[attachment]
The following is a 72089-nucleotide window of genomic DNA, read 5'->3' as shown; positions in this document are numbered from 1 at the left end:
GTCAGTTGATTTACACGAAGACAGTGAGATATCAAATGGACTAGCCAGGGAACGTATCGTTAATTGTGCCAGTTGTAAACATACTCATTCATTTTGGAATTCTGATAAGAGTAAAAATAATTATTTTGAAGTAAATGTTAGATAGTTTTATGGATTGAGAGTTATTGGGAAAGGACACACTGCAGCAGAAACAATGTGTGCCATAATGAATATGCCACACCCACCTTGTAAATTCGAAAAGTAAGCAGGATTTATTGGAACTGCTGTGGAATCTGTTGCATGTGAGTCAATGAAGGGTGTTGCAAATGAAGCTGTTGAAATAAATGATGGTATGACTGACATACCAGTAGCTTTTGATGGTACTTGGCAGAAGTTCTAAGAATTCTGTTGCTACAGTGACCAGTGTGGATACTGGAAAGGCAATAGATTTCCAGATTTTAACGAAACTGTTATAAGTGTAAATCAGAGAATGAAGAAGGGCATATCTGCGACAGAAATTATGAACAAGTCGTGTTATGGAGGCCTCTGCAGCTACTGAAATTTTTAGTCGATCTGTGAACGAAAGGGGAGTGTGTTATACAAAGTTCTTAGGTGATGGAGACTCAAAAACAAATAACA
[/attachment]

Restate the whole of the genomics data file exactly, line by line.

The following is a 72089-nucleotide window of genomic DNA, read 5'->3' as shown; positions in this document are numbered from 1 at the left end:
GTCAGTTGATTTACACGAAGACAGTGAGATATCAAATGGACTAGCCAGGGAACGTATCGTTAATTGTGCCAGTTGTAAACATACTCATTCATTTTGGAATTCTGATAAGAGTAAAAATAATTATTTTGAAGTAAATGTTAGATAGTTTTATGGATTGAGAGTTATTGGGAAAGGACACACTGCAGCAGAAACAATGTGTGCCATAATGAATATGCCACACCCACCTTGTAAATTCGAAAAGTAAGCAGGATTTATTGGAACTGCTGTGGAATCTGTTGCATGTGAGTCAATGAAGGGTGTTGCAAATGAAGCTGTTGAAATAAATGATGGTATGACTGACATACCAGTAGCTTTTGATGGTACTTGGCAGAAGTTCTAAGAATTCTGTTGCTACAGTGACCAGTGTGGATACTGGAAAGGCAATAGATTTCCAGATTTTAACGAAACTGTTATAAGTGTAAATCAGAGAATGAAGAAGGGCATATCTGCGACAGAAATTATGAACAAGTCGTGTTATGGAGGCCTCTGCAGCTACTGAAATTTTTAGTCGATCTGTGAACGAAAGGGGAGTGTGTTATACAAAGTTCTTAGGTGATGGAGACTCAAAAACAAATAACA